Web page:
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In Defense of the Cubicle


The lowly cubicle has gotten a lot of hate over the years. From comic strips like Dilbert in the back pages of newspapers to cult classic movies like Office Space, the cubicle represents the drudgery and lifelessness of office life. The cubicle is the daily grind in physical form, its grey fabric walls stretching endlessly to the office horizon. When office workers became fed up with cubicle workspaces in the late 1990s, many businesses and organizations used it as an excuse to cut costs and open up their workspaces, cramming even more people into the same space, and many office workers now long for the days of quiet cubicle concentration.

Open-Plan Offices Hurt Concentration

Proponents often proclaimed the open-plan office as the new creative, progressive, productive way to organize offices and employees, but for many businesses, open-plan offices hurt worker productivity because of social distractions, lack of privacy, and noise. (onlinelibrary.wiley.com/doi/10.1002/9781119992592.ch6/summary) The average cubicle is 6 x 6 feet, but the average workspace in open-plan offices, with row upon row of cramped desks, drops to only 2 x 4 feet per employee. (fortune.com/2016/05/12/the-open-office-concept-is-dead/)

Open-plan offices are an efficient way to organize some routine jobs that don’t require excessive mental concentration, such as telemarketing and data entry. These professions, rapidly being overtaken by knowledge work, now need mixed-use workspaces for optimal employee productivity and creativity.

Cubicles are a great way to provide employees with spaces for quiet contemplation and reflection, and in many largely solitary, mentally intensive occupations, such as accounting and law, cubicles and closed offices remain the preferred work environments. Though cubicles might not be right for everyone, businesses reliant on knowledge workers should consider creating both enclosed and open spaces for employee concentration and collaboration.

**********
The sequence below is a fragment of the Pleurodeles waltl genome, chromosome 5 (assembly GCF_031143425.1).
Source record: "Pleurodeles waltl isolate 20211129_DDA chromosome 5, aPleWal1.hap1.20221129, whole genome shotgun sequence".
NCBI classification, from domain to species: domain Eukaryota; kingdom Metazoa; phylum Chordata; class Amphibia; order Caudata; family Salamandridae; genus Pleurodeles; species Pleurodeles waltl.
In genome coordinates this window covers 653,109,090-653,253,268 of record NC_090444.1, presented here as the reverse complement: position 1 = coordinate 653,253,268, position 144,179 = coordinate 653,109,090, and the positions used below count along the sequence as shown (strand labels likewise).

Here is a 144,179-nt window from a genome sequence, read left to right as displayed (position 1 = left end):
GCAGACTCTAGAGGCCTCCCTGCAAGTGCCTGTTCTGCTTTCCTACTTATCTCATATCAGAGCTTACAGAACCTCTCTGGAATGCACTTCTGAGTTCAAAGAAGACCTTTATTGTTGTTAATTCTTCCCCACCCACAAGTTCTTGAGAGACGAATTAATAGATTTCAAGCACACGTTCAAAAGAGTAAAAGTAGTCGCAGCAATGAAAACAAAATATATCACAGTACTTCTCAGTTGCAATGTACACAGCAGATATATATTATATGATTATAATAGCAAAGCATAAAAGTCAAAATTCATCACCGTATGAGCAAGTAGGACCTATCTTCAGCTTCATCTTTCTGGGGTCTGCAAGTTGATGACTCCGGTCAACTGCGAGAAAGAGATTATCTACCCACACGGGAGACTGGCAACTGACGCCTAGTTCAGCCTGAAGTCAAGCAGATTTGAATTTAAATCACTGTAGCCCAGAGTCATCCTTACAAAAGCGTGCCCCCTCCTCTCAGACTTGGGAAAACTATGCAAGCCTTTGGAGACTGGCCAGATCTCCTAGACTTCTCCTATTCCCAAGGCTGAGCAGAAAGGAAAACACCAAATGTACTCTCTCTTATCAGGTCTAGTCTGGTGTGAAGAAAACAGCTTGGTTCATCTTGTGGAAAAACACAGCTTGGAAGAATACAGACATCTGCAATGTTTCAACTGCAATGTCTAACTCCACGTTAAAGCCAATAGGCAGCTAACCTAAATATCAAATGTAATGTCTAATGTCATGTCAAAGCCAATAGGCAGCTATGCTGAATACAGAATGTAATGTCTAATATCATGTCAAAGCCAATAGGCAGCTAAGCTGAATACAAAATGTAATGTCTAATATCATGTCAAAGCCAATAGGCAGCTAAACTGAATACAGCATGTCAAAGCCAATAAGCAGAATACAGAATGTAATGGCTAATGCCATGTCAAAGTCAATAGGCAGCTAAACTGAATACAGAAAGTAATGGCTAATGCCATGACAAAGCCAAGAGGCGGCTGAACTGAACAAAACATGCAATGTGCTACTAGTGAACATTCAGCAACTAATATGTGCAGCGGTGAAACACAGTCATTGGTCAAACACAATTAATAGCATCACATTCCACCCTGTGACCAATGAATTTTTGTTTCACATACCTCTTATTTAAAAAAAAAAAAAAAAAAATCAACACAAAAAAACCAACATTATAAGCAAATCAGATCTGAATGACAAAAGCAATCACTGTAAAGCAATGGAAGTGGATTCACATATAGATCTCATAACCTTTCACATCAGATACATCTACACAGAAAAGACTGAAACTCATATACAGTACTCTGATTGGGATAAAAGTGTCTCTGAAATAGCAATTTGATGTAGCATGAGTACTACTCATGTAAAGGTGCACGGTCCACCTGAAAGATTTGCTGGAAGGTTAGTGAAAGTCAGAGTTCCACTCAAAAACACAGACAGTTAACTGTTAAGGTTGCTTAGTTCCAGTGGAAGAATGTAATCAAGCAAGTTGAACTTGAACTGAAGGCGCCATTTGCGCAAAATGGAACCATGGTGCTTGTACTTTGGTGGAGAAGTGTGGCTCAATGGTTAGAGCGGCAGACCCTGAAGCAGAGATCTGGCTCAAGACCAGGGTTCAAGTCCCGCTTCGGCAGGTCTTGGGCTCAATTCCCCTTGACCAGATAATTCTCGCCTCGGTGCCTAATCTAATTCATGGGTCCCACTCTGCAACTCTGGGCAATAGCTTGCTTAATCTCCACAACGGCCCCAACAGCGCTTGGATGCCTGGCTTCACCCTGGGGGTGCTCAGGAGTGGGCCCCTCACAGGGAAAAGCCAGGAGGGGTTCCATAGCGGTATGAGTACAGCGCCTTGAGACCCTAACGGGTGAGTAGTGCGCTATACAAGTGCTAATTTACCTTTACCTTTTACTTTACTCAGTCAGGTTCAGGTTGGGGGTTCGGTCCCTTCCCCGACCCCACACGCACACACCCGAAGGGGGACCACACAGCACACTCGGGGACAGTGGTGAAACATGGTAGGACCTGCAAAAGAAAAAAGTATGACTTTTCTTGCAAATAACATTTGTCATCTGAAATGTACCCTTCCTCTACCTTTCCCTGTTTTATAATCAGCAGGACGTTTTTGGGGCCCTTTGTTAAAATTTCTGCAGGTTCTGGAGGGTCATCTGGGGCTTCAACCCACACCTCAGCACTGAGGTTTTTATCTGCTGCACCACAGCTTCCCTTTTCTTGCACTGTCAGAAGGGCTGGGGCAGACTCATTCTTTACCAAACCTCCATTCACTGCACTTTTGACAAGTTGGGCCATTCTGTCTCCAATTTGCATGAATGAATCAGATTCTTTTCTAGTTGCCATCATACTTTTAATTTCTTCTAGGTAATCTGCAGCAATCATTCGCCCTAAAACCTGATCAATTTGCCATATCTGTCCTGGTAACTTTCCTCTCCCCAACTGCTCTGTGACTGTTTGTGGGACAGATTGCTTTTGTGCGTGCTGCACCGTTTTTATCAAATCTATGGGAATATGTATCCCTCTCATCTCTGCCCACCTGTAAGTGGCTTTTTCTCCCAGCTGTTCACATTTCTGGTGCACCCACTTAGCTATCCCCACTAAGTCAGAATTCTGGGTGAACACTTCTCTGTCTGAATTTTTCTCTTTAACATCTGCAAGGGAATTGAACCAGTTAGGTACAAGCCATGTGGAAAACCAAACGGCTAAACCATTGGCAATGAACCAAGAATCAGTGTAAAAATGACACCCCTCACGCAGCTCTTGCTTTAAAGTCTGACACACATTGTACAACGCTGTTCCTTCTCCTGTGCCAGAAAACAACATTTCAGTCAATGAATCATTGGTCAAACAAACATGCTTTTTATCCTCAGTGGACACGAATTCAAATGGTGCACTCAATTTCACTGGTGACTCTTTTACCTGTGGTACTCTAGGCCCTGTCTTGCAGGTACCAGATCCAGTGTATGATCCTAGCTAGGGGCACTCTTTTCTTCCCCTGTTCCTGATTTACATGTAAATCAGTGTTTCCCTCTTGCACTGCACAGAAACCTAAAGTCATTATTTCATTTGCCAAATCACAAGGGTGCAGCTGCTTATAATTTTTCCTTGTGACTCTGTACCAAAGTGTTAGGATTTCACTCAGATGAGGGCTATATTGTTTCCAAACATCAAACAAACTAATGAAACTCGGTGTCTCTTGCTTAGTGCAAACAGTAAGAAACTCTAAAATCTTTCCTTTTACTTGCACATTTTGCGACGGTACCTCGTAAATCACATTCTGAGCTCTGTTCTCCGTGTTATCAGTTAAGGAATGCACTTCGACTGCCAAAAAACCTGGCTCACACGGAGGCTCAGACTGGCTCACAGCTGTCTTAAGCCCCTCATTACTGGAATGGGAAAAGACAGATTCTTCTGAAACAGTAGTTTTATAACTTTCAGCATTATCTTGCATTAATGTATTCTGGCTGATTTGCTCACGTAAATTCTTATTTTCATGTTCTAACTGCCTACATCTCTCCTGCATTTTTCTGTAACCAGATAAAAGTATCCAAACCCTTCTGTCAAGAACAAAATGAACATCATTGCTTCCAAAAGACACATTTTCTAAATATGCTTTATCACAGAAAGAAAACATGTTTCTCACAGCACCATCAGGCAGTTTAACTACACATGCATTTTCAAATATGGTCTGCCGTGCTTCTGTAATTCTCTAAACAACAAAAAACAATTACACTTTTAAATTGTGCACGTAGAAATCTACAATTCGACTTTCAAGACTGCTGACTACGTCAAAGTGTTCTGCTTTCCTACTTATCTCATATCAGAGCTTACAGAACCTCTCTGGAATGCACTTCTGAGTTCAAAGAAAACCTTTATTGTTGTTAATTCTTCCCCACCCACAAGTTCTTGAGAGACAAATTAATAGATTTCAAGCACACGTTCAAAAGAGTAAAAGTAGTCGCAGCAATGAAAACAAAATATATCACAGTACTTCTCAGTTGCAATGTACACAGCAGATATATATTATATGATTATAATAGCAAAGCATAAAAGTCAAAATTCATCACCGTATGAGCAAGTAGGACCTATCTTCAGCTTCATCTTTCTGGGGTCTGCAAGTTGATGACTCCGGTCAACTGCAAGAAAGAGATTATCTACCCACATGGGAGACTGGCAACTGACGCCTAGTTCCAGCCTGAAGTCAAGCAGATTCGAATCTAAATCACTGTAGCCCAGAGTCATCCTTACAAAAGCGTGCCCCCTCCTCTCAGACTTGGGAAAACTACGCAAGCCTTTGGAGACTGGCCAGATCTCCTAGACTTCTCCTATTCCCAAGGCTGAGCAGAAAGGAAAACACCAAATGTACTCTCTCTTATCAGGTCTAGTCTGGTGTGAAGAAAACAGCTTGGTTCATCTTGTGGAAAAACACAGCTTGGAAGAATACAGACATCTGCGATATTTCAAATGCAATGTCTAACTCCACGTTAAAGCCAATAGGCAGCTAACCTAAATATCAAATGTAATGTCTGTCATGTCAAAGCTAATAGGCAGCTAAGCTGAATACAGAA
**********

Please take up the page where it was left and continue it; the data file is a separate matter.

The Office Plan Cycle

Like so many overused designs, the cubicle started out as a utopian vision of workplace harmony before being diluted and distorted into bland, endless rows of boxes. The cubicle evolved from the Bürolandschaft movement, which started in Germany in the 1950s as a response to the cramped open-plan offices of that era. (https://www.scientificamerican.com/article/the-origin-of-cubicles-an/) This waffling between open and closed offices has a long history. The open plans of the 1950s replaced primarily divided offices in the early 20th century, which themselves had replaced 19th-century open-plan offices filled with endless rows of clerks.

Much like the hybrid, flexible office plans, some innovative companies are now using to replace open-plan offices. The Bürolandschaft movement attempted to design offices based on what the work required. Bürolandschaft designers combined many types of spaces, including closed offices, meeting areas, open desk pools, and semi-private spaces divided by fabric-covered sound barriers. Unfortunately, businesses latched onto the sound barriers and ignored the subtleties of Bürolandschaft design, letting offices devolve into endless rows of boxy cubicles.


When used wisely for employees who need privacy and distraction-free work environments, cubicles help increase business productivity and efficiency, but just as open plans are not right for every type of work, neither are cubicles. The best office plans use a mix of spaces, as appropriate to the kind of work the employees must do. There is hope in new hybrid designs, but if history is any guide, office design might continue to swing between diluted open and closed configurations.

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